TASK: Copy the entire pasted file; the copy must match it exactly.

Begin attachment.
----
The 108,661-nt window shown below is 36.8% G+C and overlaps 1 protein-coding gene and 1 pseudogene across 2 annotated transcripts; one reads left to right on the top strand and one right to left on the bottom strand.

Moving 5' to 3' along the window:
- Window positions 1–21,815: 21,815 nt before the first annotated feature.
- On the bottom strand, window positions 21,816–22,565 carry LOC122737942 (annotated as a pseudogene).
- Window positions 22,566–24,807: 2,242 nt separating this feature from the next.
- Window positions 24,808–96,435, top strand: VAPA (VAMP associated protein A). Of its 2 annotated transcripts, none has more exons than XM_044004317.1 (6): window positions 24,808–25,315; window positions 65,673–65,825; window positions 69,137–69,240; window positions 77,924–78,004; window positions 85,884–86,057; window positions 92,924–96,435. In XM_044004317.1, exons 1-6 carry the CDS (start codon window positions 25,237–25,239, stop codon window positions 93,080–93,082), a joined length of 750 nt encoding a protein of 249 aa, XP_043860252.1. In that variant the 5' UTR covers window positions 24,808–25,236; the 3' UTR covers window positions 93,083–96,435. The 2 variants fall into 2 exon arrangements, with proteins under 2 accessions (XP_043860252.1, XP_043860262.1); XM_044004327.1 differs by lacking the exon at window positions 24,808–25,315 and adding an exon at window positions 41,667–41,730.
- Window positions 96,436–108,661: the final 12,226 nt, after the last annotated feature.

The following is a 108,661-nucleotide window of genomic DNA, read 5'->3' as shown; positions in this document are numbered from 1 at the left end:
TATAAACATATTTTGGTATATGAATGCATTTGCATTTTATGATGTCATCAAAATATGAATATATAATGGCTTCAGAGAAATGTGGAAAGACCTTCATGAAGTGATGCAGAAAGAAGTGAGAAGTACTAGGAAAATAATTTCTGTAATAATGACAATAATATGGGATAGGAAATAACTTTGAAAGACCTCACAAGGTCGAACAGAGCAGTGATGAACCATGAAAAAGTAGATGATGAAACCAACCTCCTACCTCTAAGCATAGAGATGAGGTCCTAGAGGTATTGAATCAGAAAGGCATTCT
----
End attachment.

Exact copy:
The 108,661-nt window shown below is 36.8% G+C and overlaps 1 protein-coding gene and 1 pseudogene across 2 annotated transcripts; one reads left to right on the top strand and one right to left on the bottom strand.

Moving 5' to 3' along the window:
- Window positions 1–21,815: 21,815 nt before the first annotated feature.
- On the bottom strand, window positions 21,816–22,565 carry LOC122737942 (annotated as a pseudogene).
- Window positions 22,566–24,807: 2,242 nt separating this feature from the next.
- Window positions 24,808–96,435, top strand: VAPA (VAMP associated protein A). Of its 2 annotated transcripts, none has more exons than XM_044004317.1 (6): window positions 24,808–25,315; window positions 65,673–65,825; window positions 69,137–69,240; window positions 77,924–78,004; window positions 85,884–86,057; window positions 92,924–96,435. In XM_044004317.1, exons 1-6 carry the CDS (start codon window positions 25,237–25,239, stop codon window positions 93,080–93,082), a joined length of 750 nt encoding a protein of 249 aa, XP_043860252.1. In that variant the 5' UTR covers window positions 24,808–25,236; the 3' UTR covers window positions 93,083–96,435. The 2 variants fall into 2 exon arrangements, with proteins under 2 accessions (XP_043860252.1, XP_043860262.1); XM_044004327.1 differs by lacking the exon at window positions 24,808–25,315 and adding an exon at window positions 41,667–41,730.
- Window positions 96,436–108,661: the final 12,226 nt, after the last annotated feature.

The following is a 108,661-nucleotide window of genomic DNA, read 5'->3' as shown; positions in this document are numbered from 1 at the left end:
TATAAACATATTTTGGTATATGAATGCATTTGCATTTTATGATGTCATCAAAATATGAATATATAATGGCTTCAGAGAAATGTGGAAAGACCTTCATGAAGTGATGCAGAAAGAAGTGAGAAGTACTAGGAAAATAATTTCTGTAATAATGACAATAATATGGGATAGGAAATAACTTTGAAAGACCTCACAAGGTCGAACAGAGCAGTGATGAACCATGAAAAAGTAGATGATGAAACCAACCTCCTACCTCTAAGCATAGAGATGAGGTCCTAGAGGTATTGAATCAGAAAGGCATTCT